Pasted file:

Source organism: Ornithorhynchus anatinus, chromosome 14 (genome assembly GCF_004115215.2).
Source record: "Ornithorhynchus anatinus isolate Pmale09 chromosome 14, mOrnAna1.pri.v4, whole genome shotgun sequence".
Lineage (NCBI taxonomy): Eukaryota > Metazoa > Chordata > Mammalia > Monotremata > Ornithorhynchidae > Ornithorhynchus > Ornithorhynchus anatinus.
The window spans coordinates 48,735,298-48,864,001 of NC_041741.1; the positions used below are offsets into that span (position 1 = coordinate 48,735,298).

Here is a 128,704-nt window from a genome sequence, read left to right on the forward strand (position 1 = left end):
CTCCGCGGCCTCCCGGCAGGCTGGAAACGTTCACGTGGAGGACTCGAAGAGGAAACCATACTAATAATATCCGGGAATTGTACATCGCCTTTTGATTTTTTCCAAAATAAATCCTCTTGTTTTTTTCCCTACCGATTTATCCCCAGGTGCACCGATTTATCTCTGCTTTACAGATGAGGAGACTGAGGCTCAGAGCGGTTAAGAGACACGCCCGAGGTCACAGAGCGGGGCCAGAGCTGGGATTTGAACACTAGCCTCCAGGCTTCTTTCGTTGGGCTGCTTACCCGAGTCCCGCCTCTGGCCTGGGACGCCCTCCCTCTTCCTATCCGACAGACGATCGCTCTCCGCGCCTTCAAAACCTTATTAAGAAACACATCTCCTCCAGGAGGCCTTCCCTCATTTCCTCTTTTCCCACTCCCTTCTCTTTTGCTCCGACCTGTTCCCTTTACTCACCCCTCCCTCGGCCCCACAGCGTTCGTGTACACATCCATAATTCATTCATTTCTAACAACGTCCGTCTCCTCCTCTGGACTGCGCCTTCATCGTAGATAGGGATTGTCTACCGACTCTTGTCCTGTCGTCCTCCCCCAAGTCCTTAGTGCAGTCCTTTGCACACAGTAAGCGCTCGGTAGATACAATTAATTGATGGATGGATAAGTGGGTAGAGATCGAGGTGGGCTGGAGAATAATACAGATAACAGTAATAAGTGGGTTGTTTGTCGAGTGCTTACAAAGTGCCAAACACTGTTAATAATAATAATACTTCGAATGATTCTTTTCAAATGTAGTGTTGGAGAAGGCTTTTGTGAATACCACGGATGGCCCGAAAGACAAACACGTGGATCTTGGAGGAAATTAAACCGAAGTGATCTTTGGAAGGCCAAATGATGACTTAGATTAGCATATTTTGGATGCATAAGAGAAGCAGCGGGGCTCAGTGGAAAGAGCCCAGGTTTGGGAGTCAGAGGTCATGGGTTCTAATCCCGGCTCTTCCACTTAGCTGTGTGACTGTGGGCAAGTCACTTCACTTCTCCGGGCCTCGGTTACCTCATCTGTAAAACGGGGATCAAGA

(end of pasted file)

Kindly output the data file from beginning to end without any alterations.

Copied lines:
Source organism: Ornithorhynchus anatinus, chromosome 14 (genome assembly GCF_004115215.2).
Source record: "Ornithorhynchus anatinus isolate Pmale09 chromosome 14, mOrnAna1.pri.v4, whole genome shotgun sequence".
Lineage (NCBI taxonomy): Eukaryota > Metazoa > Chordata > Mammalia > Monotremata > Ornithorhynchidae > Ornithorhynchus > Ornithorhynchus anatinus.
The window spans coordinates 48,735,298-48,864,001 of NC_041741.1; the positions used below are offsets into that span (position 1 = coordinate 48,735,298).

Here is a 128,704-nt window from a genome sequence, read left to right on the forward strand (position 1 = left end):
CTCCGCGGCCTCCCGGCAGGCTGGAAACGTTCACGTGGAGGACTCGAAGAGGAAACCATACTAATAATATCCGGGAATTGTACATCGCCTTTTGATTTTTTCCAAAATAAATCCTCTTGTTTTTTTCCCTACCGATTTATCCCCAGGTGCACCGATTTATCTCTGCTTTACAGATGAGGAGACTGAGGCTCAGAGCGGTTAAGAGACACGCCCGAGGTCACAGAGCGGGGCCAGAGCTGGGATTTGAACACTAGCCTCCAGGCTTCTTTCGTTGGGCTGCTTACCCGAGTCCCGCCTCTGGCCTGGGACGCCCTCCCTCTTCCTATCCGACAGACGATCGCTCTCCGCGCCTTCAAAACCTTATTAAGAAACACATCTCCTCCAGGAGGCCTTCCCTCATTTCCTCTTTTCCCACTCCCTTCTCTTTTGCTCCGACCTGTTCCCTTTACTCACCCCTCCCTCGGCCCCACAGCGTTCGTGTACACATCCATAATTCATTCATTTCTAACAACGTCCGTCTCCTCCTCTGGACTGCGCCTTCATCGTAGATAGGGATTGTCTACCGACTCTTGTCCTGTCGTCCTCCCCCAAGTCCTTAGTGCAGTCCTTTGCACACAGTAAGCGCTCGGTAGATACAATTAATTGATGGATGGATAAGTGGGTAGAGATCGAGGTGGGCTGGAGAATAATACAGATAACAGTAATAAGTGGGTTGTTTGTCGAGTGCTTACAAAGTGCCAAACACTGTTAATAATAATAATACTTCGAATGATTCTTTTCAAATGTAGTGTTGGAGAAGGCTTTTGTGAATACCACGGATGGCCCGAAAGACAAACACGTGGATCTTGGAGGAAATTAAACCGAAGTGATCTTTGGAAGGCCAAATGATGACTTAGATTAGCATATTTTGGATGCATAAGAGAAGCAGCGGGGCTCAGTGGAAAGAGCCCAGGTTTGGGAGTCAGAGGTCATGGGTTCTAATCCCGGCTCTTCCACTTAGCTGTGTGACTGTGGGCAAGTCACTTCACTTCTCCGGGCCTCGGTTACCTCATCTGTAAAACGGGGATCAAGA